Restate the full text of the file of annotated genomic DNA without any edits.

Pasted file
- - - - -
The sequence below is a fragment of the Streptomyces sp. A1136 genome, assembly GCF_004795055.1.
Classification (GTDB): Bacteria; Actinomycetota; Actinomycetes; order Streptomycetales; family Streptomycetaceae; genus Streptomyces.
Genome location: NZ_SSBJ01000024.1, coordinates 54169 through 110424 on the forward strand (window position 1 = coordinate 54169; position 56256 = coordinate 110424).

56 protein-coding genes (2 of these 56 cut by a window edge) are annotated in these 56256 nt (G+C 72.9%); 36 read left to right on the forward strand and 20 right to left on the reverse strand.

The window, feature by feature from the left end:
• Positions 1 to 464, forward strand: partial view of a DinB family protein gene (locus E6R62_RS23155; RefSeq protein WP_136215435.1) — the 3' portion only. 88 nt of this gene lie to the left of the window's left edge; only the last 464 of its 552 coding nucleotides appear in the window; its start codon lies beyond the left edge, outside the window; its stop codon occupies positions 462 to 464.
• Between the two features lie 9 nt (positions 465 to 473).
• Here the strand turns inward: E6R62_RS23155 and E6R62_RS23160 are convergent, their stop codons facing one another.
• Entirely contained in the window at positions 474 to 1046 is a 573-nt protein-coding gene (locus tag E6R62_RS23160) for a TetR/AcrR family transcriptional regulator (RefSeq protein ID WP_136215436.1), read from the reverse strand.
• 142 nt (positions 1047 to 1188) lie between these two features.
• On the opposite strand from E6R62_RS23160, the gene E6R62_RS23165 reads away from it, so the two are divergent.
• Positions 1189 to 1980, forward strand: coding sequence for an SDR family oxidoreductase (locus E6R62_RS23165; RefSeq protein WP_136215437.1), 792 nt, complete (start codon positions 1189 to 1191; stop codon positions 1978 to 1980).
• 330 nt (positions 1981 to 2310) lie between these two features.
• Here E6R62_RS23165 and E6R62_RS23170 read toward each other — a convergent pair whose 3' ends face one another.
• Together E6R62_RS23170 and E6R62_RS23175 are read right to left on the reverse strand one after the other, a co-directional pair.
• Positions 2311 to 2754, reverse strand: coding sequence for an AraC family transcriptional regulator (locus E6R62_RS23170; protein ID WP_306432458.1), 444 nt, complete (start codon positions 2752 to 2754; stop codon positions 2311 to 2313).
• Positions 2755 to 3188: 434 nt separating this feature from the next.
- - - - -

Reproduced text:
The sequence below is a fragment of the Streptomyces sp. A1136 genome, assembly GCF_004795055.1.
Classification (GTDB): Bacteria; Actinomycetota; Actinomycetes; order Streptomycetales; family Streptomycetaceae; genus Streptomyces.
Genome location: NZ_SSBJ01000024.1, coordinates 54169 through 110424 on the forward strand (window position 1 = coordinate 54169; position 56256 = coordinate 110424).

56 protein-coding genes (2 of these 56 cut by a window edge) are annotated in these 56256 nt (G+C 72.9%); 36 read left to right on the forward strand and 20 right to left on the reverse strand.

The window, feature by feature from the left end:
• Positions 1 to 464, forward strand: partial view of a DinB family protein gene (locus E6R62_RS23155; RefSeq protein WP_136215435.1) — the 3' portion only. 88 nt of this gene lie to the left of the window's left edge; only the last 464 of its 552 coding nucleotides appear in the window; its start codon lies beyond the left edge, outside the window; its stop codon occupies positions 462 to 464.
• Between the two features lie 9 nt (positions 465 to 473).
• Here the strand turns inward: E6R62_RS23155 and E6R62_RS23160 are convergent, their stop codons facing one another.
• Entirely contained in the window at positions 474 to 1046 is a 573-nt protein-coding gene (locus tag E6R62_RS23160) for a TetR/AcrR family transcriptional regulator (RefSeq protein ID WP_136215436.1), read from the reverse strand.
• 142 nt (positions 1047 to 1188) lie between these two features.
• On the opposite strand from E6R62_RS23160, the gene E6R62_RS23165 reads away from it, so the two are divergent.
• Positions 1189 to 1980, forward strand: coding sequence for an SDR family oxidoreductase (locus E6R62_RS23165; RefSeq protein WP_136215437.1), 792 nt, complete (start codon positions 1189 to 1191; stop codon positions 1978 to 1980).
• 330 nt (positions 1981 to 2310) lie between these two features.
• Here E6R62_RS23165 and E6R62_RS23170 read toward each other — a convergent pair whose 3' ends face one another.
• Together E6R62_RS23170 and E6R62_RS23175 are read right to left on the reverse strand one after the other, a co-directional pair.
• Positions 2311 to 2754, reverse strand: coding sequence for an AraC family transcriptional regulator (locus E6R62_RS23170; protein ID WP_306432458.1), 444 nt, complete (start codon positions 2752 to 2754; stop codon positions 2311 to 2313).
• Positions 2755 to 3188: 434 nt separating this feature from the next.